[Book Review] Conceptually intriguing, casually terrible

Eyre Affair.jpgBook Review: The Eyre Affair by Jasper Fforde

So many things to dislike, so little time to talk about them all.

(Spoilers ahead. All the spoilers, because idgaf.)

I rarely try books more than once, so I should have trusted my gut when I got stuck a couple chapter in – not once but twice. But this week, I got the audiobook, because I really wanted to get through this book about a murder mystery in an alternative history fantasy world of time travel and literature. Lesson learned, because this book was terrible.

I grit my teeth through the prose style and weird perspective shifts. I was willing to suffer through the self-indulgent literary babble and fangirling, because, okay, literature is as religion in this world, and as a book lover, I totally get it. I even powered through the weird inconsistencies: Okay, this universe has casual time travel, and yet the biggest mystery in Fforde’s world is the identity of the true author of Shakespeare’s plays? And Thursday is the first person ever to ask a time traveler to check? Fine, whatever. Continue reading

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Book Watching: Upcoming adaptations and a definite to-read list.

This week, I got movies on my mind. Book-to-movie adaptations, that is.

This is happening:

A Wrinkle in Time by Madeleine L’Engle

Also known as the first book assigned for English that I read and liked. My sixth grade self was enthralled, and I remember listing is as “Favorite Book” for about a year hence.

Except, I have a confession to make. I have absolutely no memory of the plot. I remember the experience of reading it (positive), but so foggy on the details (all the fog). The trailer looks like pure magic, but doesn’t help out in the story department.

Yesterday, I got my hands on this book to do some much needed brushing up on plot. Anyone with me?

Release date: March 9, 2018

Ready Player One by Ernest Cline

Another book that’s on my To-Read list and my actual shelf.

Just hoping that it will do more than a feature length fan service for 80’s/90’s nostalgia. In the trailer alone, I’m seeing Tron, Iron Giant, Back to the Future, and dozens of other references. There is a plot, though, right?  Continue reading

This month in the mine shaft: August

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  • The Dictator’s Handbook by Bruce Bueno De Mesquita, Alastair Smith ★★★★☆
  • The Everything Box by Richard Kadrey ★★★☆☆
  • Too Fat, Too Slutty, Too Loud by Anne Helen Petersen ★★★☆☆
  • Omega Rising by Jessica Meats ★★★☆☆
  • The Rook by Daniel O’Malley ★★☆☆☆

 

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Onward to September! What’s on your to-read list?

Want to buddy read something?

 

 

Today’s Book Blurb: Dogs of War

In which we bring you the latest, greatest and (sometimes) strangest blurbs from the book world.

It’s no secret that I hate rhetorical questions in book blurbs. But this blurb totally rocked by expectations. Talk about concept! This could be incredibly hackneyed, or incredibly good.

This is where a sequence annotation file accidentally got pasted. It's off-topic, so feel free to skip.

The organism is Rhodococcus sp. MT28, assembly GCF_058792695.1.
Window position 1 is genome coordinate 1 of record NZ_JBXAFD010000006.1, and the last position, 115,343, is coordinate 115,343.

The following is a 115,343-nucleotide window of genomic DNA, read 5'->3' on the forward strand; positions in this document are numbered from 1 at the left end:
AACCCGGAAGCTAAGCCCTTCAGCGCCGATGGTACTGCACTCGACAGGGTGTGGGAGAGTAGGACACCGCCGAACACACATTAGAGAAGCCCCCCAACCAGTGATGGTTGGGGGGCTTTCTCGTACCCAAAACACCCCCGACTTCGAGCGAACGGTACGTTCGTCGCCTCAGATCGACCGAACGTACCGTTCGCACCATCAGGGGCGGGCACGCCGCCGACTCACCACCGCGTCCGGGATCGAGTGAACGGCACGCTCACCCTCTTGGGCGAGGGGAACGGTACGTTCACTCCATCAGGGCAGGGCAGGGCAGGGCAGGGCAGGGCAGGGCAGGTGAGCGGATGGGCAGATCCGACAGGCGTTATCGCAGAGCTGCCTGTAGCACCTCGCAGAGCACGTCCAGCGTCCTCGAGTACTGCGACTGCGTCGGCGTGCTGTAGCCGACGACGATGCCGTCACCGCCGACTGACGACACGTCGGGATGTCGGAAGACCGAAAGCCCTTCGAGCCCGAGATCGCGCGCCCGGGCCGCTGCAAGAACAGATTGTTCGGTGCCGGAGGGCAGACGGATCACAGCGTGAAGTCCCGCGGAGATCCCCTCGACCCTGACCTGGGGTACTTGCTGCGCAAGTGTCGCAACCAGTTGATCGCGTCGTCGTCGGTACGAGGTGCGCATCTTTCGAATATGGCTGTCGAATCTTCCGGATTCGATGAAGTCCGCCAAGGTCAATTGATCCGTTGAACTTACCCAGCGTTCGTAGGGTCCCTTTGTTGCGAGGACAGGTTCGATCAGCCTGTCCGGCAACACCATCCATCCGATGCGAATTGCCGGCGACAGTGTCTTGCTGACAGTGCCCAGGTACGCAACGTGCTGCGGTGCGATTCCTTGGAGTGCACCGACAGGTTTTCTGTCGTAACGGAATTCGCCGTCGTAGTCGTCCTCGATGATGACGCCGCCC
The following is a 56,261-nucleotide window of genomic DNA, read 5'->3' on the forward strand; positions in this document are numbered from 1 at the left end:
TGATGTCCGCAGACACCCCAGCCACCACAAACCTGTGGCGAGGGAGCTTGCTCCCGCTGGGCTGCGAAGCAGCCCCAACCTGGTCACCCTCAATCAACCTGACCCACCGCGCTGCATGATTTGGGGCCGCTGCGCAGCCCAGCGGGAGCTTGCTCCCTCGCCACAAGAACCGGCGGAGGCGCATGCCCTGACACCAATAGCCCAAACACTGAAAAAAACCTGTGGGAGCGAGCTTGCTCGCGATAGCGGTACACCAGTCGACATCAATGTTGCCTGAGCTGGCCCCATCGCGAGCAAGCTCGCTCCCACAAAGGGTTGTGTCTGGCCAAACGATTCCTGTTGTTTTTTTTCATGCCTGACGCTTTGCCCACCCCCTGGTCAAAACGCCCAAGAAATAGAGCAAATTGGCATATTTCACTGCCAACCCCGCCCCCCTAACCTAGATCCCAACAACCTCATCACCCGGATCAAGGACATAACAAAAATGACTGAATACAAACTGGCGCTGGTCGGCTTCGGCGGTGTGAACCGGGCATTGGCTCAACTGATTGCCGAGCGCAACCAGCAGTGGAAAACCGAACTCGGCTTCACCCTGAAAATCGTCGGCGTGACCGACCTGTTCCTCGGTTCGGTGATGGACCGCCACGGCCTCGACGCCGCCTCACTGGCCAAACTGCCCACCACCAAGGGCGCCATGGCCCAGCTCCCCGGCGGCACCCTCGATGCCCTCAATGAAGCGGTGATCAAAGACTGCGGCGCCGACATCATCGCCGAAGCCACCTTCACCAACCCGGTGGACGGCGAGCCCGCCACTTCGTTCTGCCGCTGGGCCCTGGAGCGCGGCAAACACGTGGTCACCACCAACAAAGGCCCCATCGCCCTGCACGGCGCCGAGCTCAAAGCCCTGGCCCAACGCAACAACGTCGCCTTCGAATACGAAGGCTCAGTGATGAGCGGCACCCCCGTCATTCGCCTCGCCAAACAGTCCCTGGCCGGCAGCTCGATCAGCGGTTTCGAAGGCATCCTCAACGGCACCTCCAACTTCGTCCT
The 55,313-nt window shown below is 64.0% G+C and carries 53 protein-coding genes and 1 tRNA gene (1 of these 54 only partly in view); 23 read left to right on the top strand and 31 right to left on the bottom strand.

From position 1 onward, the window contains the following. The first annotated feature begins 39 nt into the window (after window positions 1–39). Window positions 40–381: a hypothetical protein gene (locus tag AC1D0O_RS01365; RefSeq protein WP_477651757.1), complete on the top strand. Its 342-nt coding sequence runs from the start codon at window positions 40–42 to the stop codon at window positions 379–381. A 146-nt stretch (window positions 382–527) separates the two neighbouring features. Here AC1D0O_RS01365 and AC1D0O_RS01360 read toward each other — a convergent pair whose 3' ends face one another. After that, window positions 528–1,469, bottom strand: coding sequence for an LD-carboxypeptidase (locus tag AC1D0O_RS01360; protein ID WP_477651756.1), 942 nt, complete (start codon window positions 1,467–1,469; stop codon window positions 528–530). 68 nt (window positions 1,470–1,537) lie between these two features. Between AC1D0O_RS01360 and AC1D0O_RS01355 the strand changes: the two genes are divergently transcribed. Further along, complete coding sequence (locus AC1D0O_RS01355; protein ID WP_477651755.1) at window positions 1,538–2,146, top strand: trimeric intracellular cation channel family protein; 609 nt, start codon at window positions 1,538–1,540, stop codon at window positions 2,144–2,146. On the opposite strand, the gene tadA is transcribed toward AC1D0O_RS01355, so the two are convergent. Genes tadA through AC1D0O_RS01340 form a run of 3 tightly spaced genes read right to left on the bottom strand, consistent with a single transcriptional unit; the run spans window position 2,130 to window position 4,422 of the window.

Call me intrigued. Now to wait till November 2017…

Dogs

Rex is a Good Dog. He loves humans. He hates enemies. He’s utterly obedient to Master.

 

He’s also seven foot tall at the shoulder, bulletproof, bristling with heavy calibre weaponry and his voice resonates with subsonics especially designed to instil fear. With Dragon, Honey and Bees, he’s part of a Multi-form Assault Pack operating in the lawless anarchy of Campeche, Southeastern Mexico.

 

Rex is a genetically engineered bioform, a deadly weapon in a dirty war. He has the intelligence to carry out his orders and feedback implants to reward him when he does. All he wants to be is a Good Dog. And to do that he must do exactly what Master says and Master says he’s got to kill a lot of enemies. But who, exactly, are the enemies? What happens when Master is tried as a war criminal? What rights does the Geneva Convention grant weapons? Do Rex and his fellow bioforms even have a right to exist? And what happens when Rex slips his leash?

 

– Dogs of War by Adrian Tchaikovsky

 

Have you come across any books that have caught your eye recently?

2017 (Scifi) Reading Resolutions – Update

This year, one of my reading goals included a dive into the science fiction Locus Award list, from 1978 to 2016.

Progress so far: 

  • 1985    The Integral Trees by Larry Niven ★★☆☆☆
  • 1992    Barrayar by Lois McMaster Bujold ★★★★★
  • 2000    Cryptonomicon by Neal Stephenson ★★★☆☆
  • 2012    Embassytown by China Miéville ★★★★★
  • 2013    Redshirts by John Scalzi ★★☆☆☆

And here are my upcoming reads: Continue reading

[Book Review] That’s one way to make it in New York

Omega

Book Review: Omega Rising by Jessica Meats

What’s this? A quick 90-page novella of a story about a down-on-her-luck Jenny who moves to New York City in hopes of getting a minimum wage job to cover her rent, only to find herself hired by a security firm and leading a secret battle against aliens.

I know, right? Continue reading